• cucurbituril;
  • molecular machines;
  • molecular recognition;
  • supramolecular chemistry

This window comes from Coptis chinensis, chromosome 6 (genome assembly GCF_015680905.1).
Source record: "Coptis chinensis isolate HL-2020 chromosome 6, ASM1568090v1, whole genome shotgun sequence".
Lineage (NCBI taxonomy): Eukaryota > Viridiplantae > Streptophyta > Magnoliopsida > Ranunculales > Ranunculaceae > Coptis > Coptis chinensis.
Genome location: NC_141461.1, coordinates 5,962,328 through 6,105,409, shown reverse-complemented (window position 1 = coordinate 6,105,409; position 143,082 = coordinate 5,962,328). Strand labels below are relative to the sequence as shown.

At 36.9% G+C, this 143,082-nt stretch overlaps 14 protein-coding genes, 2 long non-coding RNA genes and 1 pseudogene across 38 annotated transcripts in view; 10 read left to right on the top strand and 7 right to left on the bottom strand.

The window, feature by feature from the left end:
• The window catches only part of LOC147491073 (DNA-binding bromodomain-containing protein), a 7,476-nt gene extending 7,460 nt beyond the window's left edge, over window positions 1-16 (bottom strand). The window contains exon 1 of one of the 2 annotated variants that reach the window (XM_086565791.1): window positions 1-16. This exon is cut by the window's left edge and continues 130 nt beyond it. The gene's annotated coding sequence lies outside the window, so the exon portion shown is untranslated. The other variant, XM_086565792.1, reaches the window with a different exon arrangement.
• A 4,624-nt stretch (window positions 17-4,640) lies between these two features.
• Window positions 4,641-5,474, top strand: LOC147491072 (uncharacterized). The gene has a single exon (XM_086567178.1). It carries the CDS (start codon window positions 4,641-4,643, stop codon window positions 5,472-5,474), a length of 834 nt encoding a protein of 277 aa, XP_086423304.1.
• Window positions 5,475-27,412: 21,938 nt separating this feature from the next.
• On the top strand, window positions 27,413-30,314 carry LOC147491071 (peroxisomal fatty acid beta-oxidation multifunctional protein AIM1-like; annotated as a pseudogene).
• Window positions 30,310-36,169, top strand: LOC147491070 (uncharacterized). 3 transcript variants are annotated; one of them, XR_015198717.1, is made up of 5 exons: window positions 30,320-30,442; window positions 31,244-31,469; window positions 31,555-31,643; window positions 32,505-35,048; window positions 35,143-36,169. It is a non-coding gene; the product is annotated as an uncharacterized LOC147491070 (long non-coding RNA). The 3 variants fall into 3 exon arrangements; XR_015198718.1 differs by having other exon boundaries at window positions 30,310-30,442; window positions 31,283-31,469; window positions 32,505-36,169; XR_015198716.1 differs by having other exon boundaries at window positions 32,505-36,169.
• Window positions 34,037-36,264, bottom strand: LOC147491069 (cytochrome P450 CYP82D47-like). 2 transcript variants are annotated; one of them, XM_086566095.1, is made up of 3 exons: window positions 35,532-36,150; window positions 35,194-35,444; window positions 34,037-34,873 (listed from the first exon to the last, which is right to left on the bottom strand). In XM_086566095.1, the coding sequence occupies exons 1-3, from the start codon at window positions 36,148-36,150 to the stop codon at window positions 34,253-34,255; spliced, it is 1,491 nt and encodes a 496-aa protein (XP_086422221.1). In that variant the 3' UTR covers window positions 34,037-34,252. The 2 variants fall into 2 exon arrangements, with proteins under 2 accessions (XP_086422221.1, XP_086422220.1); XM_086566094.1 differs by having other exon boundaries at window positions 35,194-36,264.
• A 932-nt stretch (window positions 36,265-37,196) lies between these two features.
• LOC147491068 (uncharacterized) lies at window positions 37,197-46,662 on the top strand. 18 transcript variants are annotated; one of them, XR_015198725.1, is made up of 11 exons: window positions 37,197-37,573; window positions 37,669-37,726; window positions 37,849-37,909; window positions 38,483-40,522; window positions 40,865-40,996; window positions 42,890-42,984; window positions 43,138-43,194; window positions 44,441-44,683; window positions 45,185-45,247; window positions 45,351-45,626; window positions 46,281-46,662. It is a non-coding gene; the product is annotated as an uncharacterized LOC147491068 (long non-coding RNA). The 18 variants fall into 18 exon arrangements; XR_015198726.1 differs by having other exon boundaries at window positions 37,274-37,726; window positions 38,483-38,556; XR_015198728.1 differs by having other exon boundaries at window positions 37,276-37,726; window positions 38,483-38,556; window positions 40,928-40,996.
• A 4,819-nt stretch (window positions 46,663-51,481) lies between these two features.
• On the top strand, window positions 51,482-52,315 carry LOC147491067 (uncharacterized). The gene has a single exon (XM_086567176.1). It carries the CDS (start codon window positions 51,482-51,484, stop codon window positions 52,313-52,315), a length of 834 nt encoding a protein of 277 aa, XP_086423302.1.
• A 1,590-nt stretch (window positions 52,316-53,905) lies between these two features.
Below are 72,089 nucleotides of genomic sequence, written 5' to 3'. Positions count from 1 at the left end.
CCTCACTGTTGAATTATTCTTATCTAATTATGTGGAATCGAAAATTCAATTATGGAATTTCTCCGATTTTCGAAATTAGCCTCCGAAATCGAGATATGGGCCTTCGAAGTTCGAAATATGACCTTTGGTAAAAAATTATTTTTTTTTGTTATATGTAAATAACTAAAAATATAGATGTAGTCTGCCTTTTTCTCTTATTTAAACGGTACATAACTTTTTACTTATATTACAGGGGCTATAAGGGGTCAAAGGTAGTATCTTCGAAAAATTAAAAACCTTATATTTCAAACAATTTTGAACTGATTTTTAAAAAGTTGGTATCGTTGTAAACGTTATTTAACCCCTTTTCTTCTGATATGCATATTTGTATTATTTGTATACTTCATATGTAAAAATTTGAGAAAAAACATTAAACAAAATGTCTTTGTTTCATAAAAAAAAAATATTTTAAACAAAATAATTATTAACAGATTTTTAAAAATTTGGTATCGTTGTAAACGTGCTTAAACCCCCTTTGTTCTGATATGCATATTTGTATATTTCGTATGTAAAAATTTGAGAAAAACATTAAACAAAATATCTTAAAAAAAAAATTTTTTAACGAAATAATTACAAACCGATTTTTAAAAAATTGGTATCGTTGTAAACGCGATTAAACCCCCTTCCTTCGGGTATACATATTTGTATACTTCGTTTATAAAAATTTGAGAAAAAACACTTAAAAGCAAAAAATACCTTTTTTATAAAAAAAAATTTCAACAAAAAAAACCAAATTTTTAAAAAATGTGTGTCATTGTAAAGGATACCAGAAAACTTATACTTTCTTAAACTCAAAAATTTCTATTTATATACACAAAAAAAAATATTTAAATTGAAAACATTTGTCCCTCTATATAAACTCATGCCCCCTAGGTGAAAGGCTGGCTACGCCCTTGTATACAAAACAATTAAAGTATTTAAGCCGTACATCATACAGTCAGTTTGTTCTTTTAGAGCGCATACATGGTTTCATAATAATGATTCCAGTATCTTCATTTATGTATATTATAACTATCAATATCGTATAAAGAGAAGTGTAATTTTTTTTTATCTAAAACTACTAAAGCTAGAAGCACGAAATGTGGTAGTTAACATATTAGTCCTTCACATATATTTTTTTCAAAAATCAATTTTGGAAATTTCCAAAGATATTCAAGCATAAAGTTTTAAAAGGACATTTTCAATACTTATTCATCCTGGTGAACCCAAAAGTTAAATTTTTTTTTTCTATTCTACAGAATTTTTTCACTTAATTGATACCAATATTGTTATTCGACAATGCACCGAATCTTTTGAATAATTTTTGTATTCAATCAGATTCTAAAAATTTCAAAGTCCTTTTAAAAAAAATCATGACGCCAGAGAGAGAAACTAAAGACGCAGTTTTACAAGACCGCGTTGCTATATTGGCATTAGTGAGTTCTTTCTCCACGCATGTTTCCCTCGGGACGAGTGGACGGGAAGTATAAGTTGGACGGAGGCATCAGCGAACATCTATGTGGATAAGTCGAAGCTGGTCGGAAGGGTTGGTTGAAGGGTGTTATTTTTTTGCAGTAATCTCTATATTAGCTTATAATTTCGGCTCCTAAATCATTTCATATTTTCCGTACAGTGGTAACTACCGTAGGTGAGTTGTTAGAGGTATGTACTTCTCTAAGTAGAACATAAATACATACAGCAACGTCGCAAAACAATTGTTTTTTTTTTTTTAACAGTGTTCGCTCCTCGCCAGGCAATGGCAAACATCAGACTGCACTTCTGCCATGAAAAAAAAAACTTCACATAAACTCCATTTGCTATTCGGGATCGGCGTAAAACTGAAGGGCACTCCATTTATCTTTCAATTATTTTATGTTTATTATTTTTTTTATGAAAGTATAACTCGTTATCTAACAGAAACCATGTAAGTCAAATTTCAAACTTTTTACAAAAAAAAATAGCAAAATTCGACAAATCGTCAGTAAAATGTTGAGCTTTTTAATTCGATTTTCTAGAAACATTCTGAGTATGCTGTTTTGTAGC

In 1981, the macrocyclic methylene-bridged glycoluril hexamer (CB[6]) was dubbed “cucurbituril” by Mock and co-workers because of its resemblance to the most prominent member of the cucurbitaceae family of plants—the pumpkin. In the intervening years, the fundamental binding properties of CB[6]—high affinity, highly selective, and constrictive binding interactions—have been delineated by the pioneering work of the research groups of Mock, Kim, and Buschmann, and has led to their applications in waste-water remediation, as artificial enzymes, and as molecular switches. More recently, the cucurbit[n]uril family has grown to include homologues (CB[5]–CB[10]), derivatives, congeners, and analogues whose sizes span and exceed the range available with the α-, β-, and γ-cyclodextrins. Their shapes, solubility, and chemical functionality may now be tailored by synthetic chemistry to play a central role in molecular recognition, self-assembly, and nanotechnology. This Review focuses on the synthesis, recognition properties, and applications of these unique macrocycles.